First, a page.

Thursday, September 2, 2010

Girl had operation with the help of funds raised by Miley Cyrus

Gentrie Hansen was fitted with a gastric pacemaker — a device that allows her stomach to digest food — in July this year to combat the effects of paediatric gastroparesis.

The disease, which has no known cure, stopped the 14-year-old student's stomach from digesting food because the nerves and muscles did not co-ordinate.

Any food or liquid was rejected by vomiting.

Gentrie told the US Today Show she was an active teenager who enjoyed cheerleading when she was suddenly unable to keep her food down in December last year.

Doctors believed she had a bacterial or yeast infection but antibiotics did not stop the vomiting. In January this year, Gentrie was rushed to hospital with severe vomiting and dehydration.

By February, her weight had dropped from 50kg and 38kg, leading some specialists to speculate that the girl was suffering from the eating disorder bulimia.

"The worst part of my whole sickness was people telling you 'you have an eating disorder' and you know something else is wrong and you really want your food," she told the Today show.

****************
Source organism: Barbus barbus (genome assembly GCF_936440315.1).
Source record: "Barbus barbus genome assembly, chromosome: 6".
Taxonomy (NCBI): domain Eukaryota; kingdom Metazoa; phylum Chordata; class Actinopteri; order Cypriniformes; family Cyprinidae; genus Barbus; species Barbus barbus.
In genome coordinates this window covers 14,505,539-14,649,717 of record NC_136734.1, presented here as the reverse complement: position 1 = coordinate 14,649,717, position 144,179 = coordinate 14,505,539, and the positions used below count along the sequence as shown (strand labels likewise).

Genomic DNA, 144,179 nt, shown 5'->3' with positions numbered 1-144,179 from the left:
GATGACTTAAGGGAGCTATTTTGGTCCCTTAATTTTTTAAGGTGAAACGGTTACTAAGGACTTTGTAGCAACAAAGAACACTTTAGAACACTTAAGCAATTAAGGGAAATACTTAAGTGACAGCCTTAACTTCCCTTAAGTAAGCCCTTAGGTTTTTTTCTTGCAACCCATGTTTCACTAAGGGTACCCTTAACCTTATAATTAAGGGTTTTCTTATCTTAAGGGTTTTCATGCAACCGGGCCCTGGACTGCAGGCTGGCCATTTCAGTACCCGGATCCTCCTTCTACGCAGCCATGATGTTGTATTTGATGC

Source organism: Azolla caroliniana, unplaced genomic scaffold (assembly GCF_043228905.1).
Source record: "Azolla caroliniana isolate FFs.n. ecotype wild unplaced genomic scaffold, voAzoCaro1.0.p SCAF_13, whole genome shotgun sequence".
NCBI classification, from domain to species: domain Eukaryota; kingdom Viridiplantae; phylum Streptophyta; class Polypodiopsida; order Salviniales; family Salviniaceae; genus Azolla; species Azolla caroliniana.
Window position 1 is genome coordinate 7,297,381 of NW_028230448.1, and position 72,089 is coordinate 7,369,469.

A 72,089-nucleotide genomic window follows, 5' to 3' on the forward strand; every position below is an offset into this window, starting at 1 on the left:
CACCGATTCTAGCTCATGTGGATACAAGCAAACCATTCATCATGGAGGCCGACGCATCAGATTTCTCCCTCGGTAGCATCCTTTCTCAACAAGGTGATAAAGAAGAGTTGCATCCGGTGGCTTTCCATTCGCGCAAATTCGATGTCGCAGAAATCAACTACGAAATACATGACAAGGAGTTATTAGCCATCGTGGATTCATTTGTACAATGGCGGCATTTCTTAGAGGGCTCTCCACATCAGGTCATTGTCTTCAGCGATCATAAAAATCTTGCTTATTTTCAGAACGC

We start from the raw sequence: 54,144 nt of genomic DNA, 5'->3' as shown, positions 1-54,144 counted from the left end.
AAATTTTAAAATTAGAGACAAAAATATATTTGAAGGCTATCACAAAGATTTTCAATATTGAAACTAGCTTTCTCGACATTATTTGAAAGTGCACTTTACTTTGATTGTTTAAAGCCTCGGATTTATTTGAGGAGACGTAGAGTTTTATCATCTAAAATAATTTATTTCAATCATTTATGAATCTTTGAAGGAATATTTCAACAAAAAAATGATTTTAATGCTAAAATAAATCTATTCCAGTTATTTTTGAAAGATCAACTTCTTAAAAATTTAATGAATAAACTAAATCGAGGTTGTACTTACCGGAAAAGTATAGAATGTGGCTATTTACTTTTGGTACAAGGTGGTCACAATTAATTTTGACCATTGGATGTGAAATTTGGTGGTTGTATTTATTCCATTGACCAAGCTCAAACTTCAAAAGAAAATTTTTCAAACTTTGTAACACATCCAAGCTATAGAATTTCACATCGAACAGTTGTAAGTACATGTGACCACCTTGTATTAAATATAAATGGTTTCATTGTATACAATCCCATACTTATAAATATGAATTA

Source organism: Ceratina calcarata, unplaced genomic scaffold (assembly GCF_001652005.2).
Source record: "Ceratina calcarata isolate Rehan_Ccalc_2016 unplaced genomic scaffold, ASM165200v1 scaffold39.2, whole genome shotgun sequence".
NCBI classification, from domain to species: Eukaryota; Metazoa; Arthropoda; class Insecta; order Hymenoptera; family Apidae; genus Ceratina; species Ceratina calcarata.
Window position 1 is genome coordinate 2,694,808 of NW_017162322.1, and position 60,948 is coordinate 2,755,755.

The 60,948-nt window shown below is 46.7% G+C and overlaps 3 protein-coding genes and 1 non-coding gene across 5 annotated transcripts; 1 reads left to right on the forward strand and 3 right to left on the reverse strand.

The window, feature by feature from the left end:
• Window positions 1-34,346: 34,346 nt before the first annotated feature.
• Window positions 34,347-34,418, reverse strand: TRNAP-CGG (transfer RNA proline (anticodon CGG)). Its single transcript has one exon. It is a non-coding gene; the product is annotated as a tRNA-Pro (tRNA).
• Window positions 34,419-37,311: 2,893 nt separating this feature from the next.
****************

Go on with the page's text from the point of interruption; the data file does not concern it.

Gentrie eventually had a CAT scan which showed she suffered from paediatric gastroparesis, a condition which doctors believed could have been brought on by a virus.

But the ordeal was far from over — Gentrie was fitted with a gastric tube to help her gain weight, but her body rejected it six times. Botox also failed to treat the condition.

Doctors told Gentrie the best option was a pioneering new treatment — a gastric pacemaker — which could help.

The family raised funds with the help of singer-actor Miley Cyrus and Gentrie underwent the operation in July. She left hospital last week and had her first meal in eight months: a Wendy's hamburger.

"Even a small cracker seems to me like a nice juicy steak, at least in my mind," she said on her blog.